Personnel assigned to Space Launch Delta 30 support Minuteman III Intercontinental Ballistic Missile Force Development Evaluation programs. Additionally, Space Launch Delta 30 provides safe launch and range capabilities as the only military installation on the West Coast of the continental United States to fulfill commercial and government customer requirements.
Since 1964, the host installation, range, and launch missions at Vandenberg SFB have been supported by personnel assigned to Space Launch Delta 30, and its predecessor units.
Space Launch Delta 30 manages all launch and range missions on the Western range that are conducted from Vandenberg, including launch activities for the Space Force, Air Force, Department of Defense, NASA, United Launch Alliance, SpaceX, Firefly Aerospace, and other commercial space partner organizations.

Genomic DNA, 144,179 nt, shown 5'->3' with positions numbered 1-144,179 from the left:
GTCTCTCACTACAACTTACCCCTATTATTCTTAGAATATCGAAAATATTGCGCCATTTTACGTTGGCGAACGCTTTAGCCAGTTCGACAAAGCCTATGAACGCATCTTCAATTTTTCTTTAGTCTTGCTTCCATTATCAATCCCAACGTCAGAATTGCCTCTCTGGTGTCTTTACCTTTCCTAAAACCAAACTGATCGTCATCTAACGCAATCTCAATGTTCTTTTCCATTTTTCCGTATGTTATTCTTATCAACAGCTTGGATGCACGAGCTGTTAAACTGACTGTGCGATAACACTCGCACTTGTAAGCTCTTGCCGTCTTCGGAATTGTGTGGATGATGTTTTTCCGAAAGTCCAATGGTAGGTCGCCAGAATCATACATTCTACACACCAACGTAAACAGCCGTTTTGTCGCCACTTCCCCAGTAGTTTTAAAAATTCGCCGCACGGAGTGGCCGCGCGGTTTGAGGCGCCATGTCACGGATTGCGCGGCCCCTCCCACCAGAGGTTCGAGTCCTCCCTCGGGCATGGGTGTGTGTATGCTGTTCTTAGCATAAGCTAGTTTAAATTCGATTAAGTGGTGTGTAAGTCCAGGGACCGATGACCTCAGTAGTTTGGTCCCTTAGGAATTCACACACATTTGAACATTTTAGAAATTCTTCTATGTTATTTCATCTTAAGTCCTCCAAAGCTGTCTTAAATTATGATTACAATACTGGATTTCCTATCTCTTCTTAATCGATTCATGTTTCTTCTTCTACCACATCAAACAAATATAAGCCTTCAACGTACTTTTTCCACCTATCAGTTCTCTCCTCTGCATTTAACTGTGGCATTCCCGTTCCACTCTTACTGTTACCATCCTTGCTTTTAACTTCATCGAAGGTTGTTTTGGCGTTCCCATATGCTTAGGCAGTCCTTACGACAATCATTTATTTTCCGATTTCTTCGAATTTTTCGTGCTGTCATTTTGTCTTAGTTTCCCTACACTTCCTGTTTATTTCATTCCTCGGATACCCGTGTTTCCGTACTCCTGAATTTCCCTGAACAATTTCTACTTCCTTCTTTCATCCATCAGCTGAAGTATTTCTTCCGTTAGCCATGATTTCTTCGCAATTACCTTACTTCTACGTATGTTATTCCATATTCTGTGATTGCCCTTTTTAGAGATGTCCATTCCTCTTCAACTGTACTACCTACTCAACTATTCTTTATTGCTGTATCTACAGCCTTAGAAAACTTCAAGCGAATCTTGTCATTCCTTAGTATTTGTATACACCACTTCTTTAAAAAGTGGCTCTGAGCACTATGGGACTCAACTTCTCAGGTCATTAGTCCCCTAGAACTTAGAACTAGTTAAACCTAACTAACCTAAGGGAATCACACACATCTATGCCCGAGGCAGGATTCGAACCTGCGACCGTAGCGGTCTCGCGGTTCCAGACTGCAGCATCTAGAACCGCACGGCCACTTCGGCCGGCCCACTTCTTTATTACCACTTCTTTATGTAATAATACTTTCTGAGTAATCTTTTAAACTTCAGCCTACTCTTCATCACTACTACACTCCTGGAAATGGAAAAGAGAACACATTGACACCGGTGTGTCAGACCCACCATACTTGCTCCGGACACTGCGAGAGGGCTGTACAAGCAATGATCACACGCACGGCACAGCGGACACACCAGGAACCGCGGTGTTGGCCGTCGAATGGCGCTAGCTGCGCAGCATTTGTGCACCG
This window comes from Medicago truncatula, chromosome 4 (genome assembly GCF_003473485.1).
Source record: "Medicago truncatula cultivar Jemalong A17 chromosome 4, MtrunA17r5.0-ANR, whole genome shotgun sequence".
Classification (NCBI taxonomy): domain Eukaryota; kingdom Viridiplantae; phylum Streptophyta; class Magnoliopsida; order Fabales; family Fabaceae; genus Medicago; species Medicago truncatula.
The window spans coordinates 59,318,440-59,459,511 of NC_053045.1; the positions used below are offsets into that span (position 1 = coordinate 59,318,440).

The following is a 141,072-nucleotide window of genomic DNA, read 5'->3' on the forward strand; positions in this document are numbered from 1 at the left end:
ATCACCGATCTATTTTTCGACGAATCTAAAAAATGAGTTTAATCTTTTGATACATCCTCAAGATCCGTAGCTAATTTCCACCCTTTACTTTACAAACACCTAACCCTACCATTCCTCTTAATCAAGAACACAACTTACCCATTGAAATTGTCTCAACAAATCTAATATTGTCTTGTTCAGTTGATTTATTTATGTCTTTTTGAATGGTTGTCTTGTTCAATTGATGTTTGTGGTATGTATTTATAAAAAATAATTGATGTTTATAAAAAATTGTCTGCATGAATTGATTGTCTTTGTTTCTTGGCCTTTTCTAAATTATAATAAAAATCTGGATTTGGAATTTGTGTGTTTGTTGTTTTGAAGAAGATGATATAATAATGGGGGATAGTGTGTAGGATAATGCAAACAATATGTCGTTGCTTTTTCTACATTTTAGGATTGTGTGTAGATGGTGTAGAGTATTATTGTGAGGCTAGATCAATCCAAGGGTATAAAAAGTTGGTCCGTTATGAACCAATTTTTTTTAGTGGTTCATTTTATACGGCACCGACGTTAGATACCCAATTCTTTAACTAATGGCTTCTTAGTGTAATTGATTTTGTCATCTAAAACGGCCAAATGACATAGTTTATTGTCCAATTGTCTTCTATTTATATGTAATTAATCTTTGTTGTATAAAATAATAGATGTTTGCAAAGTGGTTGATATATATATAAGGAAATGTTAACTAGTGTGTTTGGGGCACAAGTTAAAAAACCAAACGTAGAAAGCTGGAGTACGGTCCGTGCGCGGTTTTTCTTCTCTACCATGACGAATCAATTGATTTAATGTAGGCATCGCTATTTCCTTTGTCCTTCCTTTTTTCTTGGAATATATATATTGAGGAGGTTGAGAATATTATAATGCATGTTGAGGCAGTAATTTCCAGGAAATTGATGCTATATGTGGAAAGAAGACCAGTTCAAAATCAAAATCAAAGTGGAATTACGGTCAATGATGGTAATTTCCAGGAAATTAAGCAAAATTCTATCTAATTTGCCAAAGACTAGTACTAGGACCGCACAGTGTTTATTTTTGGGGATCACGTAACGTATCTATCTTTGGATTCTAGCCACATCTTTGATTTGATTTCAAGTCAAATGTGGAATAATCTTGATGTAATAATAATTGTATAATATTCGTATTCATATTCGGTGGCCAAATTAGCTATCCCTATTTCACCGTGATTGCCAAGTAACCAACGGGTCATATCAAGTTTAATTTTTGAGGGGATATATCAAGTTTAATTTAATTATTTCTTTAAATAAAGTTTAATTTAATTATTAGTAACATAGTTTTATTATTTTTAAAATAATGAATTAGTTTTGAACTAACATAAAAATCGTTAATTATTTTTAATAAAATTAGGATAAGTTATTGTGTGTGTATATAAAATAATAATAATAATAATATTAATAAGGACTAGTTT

The emblem of SLD30 retains some of the elements from its previous Air Force role: The blue alludes to the sky, while the Yellow refers to the sun and the excellence required of its personnel (For SLD30, the Yellow is now Gold, representing Space Systems Command). The two launch vehicles emanating from behind the globe represent the 30th Space Wing's intercontinental ballistic missile test and space launch missions (although now referred to as 'Test' and 'Launch' for SLD30). The remaining red, white, and blue elements represent the national colors of the United States.
Its not the first renaming or restructuring involving the launch complexes, as both 30th and 45th Space Wings were established in 1991.